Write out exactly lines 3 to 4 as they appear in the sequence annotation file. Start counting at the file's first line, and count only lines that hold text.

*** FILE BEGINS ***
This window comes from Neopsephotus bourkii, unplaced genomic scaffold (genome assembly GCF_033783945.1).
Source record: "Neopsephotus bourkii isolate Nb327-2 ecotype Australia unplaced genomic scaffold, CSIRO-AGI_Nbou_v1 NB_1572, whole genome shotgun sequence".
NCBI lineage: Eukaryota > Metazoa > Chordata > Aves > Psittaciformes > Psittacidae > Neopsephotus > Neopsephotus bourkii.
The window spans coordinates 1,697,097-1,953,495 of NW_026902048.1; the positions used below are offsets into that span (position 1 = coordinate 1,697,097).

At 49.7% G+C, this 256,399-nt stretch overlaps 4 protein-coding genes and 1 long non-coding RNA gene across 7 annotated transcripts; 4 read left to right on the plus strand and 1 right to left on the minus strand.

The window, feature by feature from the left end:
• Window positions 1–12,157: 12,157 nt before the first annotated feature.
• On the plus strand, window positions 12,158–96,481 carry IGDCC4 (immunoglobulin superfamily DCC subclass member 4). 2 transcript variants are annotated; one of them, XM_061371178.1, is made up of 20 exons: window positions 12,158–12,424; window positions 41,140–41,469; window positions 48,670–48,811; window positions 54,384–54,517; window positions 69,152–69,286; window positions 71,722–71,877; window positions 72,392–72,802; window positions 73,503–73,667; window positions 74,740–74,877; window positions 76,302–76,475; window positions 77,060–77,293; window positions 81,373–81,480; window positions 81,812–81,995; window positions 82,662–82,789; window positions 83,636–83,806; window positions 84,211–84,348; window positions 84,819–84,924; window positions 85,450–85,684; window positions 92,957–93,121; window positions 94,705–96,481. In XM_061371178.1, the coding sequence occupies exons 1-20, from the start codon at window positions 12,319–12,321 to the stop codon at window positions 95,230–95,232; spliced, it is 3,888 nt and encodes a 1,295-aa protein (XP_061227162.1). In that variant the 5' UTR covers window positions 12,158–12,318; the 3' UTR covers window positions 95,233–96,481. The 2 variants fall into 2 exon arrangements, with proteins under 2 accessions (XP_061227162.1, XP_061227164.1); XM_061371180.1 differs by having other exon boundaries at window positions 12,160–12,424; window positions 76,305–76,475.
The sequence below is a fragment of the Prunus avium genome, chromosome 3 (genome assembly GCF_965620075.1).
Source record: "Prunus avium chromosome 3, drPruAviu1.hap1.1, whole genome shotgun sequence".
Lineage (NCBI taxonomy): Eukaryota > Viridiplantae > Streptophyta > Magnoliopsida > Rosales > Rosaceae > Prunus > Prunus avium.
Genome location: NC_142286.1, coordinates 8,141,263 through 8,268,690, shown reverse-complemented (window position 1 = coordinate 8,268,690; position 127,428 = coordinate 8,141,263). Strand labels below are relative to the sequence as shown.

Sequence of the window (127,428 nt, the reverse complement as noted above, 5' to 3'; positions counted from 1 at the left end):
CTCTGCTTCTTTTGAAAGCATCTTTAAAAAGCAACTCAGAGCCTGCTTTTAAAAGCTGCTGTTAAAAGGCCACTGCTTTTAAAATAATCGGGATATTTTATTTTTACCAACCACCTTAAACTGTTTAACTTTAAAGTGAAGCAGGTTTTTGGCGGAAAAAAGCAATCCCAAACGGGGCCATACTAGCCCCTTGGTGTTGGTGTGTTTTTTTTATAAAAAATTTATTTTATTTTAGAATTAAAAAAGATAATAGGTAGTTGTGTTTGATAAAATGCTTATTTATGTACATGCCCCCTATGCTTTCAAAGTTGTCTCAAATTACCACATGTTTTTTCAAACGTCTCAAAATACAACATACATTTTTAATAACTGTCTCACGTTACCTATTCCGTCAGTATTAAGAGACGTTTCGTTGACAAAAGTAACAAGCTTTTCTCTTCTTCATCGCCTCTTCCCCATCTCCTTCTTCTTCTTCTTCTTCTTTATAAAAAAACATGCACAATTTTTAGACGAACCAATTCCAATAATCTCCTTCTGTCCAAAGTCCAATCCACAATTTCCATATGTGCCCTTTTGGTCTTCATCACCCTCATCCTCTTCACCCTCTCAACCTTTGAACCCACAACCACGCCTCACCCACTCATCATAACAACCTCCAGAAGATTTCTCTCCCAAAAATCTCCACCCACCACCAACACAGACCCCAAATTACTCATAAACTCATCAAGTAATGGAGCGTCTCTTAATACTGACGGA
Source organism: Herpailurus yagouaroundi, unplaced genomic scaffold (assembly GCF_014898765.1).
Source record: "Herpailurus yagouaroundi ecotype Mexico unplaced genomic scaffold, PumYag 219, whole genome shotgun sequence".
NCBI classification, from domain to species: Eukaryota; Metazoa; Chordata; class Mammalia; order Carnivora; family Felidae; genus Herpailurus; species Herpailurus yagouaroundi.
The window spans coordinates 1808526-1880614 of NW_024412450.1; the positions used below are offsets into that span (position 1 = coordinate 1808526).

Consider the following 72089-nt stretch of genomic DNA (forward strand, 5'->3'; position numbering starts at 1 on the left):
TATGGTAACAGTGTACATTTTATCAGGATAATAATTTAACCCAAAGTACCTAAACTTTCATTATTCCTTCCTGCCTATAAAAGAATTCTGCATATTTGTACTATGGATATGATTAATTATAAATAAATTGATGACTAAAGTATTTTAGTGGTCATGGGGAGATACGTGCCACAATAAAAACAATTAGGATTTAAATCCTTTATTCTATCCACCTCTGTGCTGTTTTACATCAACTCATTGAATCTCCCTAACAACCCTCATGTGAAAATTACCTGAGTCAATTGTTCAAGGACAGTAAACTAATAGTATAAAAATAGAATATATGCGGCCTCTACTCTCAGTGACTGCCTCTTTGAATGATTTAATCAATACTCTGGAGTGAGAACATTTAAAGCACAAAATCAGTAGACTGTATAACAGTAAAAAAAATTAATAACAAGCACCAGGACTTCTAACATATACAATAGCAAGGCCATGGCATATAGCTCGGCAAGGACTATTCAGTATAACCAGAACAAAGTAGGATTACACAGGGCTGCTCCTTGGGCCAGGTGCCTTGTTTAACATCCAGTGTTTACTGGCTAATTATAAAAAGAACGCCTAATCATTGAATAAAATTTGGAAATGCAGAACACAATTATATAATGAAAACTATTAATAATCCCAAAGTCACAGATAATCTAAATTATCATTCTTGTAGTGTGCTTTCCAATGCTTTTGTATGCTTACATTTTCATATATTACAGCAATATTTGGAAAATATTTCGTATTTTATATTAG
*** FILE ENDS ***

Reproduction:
NCBI lineage: Eukaryota > Metazoa > Chordata > Aves > Psittaciformes > Psittacidae > Neopsephotus > Neopsephotus bourkii.
The window spans coordinates 1,697,097-1,953,495 of NW_026902048.1; the positions used below are offsets into that span (position 1 = coordinate 1,697,097).